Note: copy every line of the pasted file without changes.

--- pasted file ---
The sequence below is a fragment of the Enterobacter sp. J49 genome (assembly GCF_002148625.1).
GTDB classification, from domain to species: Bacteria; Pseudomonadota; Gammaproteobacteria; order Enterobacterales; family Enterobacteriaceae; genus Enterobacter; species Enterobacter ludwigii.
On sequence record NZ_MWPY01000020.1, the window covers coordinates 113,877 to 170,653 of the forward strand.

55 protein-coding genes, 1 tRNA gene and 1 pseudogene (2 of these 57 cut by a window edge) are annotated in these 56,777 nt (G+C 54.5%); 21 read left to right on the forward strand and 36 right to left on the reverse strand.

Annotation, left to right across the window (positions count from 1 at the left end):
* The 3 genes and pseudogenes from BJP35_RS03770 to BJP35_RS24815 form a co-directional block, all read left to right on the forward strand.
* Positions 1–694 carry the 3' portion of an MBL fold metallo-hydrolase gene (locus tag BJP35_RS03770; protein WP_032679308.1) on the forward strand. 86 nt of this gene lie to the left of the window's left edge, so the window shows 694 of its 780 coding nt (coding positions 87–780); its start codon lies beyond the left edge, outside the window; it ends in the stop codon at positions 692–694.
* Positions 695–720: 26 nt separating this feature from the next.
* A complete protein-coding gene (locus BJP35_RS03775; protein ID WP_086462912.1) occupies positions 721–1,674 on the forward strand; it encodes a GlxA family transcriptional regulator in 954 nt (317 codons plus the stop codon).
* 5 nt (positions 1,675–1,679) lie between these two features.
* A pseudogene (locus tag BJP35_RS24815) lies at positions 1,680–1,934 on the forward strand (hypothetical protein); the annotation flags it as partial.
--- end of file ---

The sequence below is a fragment of the Enterobacter sp. J49 genome (assembly GCF_002148625.1).
GTDB classification, from domain to species: Bacteria; Pseudomonadota; Gammaproteobacteria; order Enterobacterales; family Enterobacteriaceae; genus Enterobacter; species Enterobacter ludwigii.
On sequence record NZ_MWPY01000020.1, the window covers coordinates 113,877 to 170,653 of the forward strand.

55 protein-coding genes, 1 tRNA gene and 1 pseudogene (2 of these 57 cut by a window edge) are annotated in these 56,777 nt (G+C 54.5%); 21 read left to right on the forward strand and 36 right to left on the reverse strand.

Annotation, left to right across the window (positions count from 1 at the left end):
* The 3 genes and pseudogenes from BJP35_RS03770 to BJP35_RS24815 form a co-directional block, all read left to right on the forward strand.
* Positions 1–694 carry the 3' portion of an MBL fold metallo-hydrolase gene (locus tag BJP35_RS03770; protein WP_032679308.1) on the forward strand. 86 nt of this gene lie to the left of the window's left edge, so the window shows 694 of its 780 coding nt (coding positions 87–780); its start codon lies beyond the left edge, outside the window; it ends in the stop codon at positions 692–694.
* Positions 695–720: 26 nt separating this feature from the next.
* A complete protein-coding gene (locus BJP35_RS03775; protein ID WP_086462912.1) occupies positions 721–1,674 on the forward strand; it encodes a GlxA family transcriptional regulator in 954 nt (317 codons plus the stop codon).
* 5 nt (positions 1,675–1,679) lie between these two features.
* A pseudogene (locus tag BJP35_RS24815) lies at positions 1,680–1,934 on the forward strand (hypothetical protein); the annotation flags it as partial.